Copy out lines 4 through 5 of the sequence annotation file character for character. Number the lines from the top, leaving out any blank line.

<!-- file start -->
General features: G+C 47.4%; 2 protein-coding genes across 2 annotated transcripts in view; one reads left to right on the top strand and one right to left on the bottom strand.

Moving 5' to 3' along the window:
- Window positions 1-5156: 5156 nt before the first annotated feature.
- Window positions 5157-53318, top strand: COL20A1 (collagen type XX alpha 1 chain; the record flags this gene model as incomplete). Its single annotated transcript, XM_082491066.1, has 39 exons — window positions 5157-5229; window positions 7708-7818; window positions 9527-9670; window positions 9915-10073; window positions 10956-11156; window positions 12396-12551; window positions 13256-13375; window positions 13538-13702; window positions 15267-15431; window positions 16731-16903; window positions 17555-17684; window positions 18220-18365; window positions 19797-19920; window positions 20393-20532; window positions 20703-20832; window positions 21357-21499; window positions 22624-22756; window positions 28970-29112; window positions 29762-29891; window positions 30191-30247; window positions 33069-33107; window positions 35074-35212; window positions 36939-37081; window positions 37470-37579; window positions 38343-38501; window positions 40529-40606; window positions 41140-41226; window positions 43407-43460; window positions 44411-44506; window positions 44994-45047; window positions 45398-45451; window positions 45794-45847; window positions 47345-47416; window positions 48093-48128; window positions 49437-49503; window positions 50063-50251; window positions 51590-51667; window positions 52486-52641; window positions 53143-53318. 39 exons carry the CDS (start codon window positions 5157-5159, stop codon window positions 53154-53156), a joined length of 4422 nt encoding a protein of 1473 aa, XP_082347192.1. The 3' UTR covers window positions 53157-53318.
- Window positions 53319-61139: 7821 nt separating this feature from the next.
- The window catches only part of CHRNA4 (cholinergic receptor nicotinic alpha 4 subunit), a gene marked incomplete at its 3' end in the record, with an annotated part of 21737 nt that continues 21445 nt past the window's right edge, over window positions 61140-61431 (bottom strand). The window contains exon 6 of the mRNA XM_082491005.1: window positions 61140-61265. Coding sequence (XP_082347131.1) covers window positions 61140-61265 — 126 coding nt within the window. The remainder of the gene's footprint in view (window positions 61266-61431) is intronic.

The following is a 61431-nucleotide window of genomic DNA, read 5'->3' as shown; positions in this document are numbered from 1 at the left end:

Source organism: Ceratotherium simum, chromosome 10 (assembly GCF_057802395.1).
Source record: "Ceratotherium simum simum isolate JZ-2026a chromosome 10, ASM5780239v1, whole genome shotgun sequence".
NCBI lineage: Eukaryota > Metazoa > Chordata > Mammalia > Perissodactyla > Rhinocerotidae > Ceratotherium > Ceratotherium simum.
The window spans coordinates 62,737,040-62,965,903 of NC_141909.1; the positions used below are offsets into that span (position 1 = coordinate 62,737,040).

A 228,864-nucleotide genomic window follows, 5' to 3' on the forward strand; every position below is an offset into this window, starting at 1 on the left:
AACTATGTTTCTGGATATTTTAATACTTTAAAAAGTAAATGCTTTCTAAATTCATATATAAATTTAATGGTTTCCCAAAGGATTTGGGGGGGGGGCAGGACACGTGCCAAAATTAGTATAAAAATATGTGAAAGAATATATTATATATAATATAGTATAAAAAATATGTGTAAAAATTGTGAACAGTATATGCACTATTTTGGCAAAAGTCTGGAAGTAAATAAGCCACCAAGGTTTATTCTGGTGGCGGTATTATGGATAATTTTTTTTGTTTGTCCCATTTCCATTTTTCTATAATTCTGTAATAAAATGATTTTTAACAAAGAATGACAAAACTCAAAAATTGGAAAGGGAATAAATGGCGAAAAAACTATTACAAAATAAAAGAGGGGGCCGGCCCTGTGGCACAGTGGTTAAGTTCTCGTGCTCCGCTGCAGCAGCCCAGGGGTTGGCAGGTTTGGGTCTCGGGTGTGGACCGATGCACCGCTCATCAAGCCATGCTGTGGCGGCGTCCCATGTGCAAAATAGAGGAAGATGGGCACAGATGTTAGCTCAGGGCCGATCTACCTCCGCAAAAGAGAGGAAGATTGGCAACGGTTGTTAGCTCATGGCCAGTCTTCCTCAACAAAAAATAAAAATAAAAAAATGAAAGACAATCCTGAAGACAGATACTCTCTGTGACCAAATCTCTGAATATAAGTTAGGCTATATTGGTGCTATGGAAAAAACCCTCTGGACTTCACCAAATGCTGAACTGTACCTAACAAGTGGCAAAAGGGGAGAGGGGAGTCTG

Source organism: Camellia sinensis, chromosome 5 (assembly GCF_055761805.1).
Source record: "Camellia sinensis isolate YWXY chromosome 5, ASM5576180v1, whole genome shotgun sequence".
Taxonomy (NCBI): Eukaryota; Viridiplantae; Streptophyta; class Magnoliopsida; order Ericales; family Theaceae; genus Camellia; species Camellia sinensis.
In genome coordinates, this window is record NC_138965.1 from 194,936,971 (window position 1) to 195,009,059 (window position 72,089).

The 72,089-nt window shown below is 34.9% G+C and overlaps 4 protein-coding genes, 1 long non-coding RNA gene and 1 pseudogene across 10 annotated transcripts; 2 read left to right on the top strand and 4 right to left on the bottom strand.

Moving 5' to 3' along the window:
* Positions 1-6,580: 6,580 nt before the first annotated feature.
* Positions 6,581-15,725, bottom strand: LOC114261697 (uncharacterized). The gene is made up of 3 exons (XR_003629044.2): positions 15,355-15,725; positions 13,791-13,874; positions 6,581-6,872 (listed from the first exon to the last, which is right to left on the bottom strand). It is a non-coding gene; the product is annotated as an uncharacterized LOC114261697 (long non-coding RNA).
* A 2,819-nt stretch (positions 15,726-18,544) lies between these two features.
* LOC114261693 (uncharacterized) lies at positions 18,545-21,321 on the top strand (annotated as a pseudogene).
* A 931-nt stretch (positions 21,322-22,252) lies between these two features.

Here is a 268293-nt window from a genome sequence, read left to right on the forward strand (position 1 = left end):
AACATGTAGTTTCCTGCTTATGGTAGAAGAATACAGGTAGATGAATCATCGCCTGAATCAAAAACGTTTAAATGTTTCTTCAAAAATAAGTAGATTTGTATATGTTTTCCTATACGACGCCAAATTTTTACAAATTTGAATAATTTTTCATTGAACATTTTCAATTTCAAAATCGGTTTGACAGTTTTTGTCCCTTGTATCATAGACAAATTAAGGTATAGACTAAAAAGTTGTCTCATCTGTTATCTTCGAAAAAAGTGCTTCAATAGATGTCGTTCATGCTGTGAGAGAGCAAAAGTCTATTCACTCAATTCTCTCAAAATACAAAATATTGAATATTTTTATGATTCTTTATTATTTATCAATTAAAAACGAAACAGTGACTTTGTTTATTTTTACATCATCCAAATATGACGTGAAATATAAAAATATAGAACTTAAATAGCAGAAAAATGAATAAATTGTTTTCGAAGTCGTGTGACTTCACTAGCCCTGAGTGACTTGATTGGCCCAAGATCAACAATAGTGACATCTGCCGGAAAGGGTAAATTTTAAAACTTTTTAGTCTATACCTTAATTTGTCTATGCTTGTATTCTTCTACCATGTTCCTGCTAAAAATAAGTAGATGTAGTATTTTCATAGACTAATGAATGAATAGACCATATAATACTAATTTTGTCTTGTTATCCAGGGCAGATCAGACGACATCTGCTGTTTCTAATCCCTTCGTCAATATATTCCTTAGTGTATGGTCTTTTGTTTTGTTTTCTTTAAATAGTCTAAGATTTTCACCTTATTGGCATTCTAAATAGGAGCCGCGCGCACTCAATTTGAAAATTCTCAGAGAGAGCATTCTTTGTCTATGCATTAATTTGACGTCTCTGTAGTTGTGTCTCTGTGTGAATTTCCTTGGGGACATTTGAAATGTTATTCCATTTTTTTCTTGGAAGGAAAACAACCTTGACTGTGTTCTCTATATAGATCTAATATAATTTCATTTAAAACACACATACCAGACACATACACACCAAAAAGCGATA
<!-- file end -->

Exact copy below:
- Window positions 5157-53318, top strand: COL20A1 (collagen type XX alpha 1 chain; the record flags this gene model as incomplete). Its single annotated transcript, XM_082491066.1, has 39 exons — window positions 5157-5229; window positions 7708-7818; window positions 9527-9670; window positions 9915-10073; window positions 10956-11156; window positions 12396-12551; window positions 13256-13375; window positions 13538-13702; window positions 15267-15431; window positions 16731-16903; window positions 17555-17684; window positions 18220-18365; window positions 19797-19920; window positions 20393-20532; window positions 20703-20832; window positions 21357-21499; window positions 22624-22756; window positions 28970-29112; window positions 29762-29891; window positions 30191-30247; window positions 33069-33107; window positions 35074-35212; window positions 36939-37081; window positions 37470-37579; window positions 38343-38501; window positions 40529-40606; window positions 41140-41226; window positions 43407-43460; window positions 44411-44506; window positions 44994-45047; window positions 45398-45451; window positions 45794-45847; window positions 47345-47416; window positions 48093-48128; window positions 49437-49503; window positions 50063-50251; window positions 51590-51667; window positions 52486-52641; window positions 53143-53318. 39 exons carry the CDS (start codon window positions 5157-5159, stop codon window positions 53154-53156), a joined length of 4422 nt encoding a protein of 1473 aa, XP_082347192.1. The 3' UTR covers window positions 53157-53318.
- Window positions 53319-61139: 7821 nt separating this feature from the next.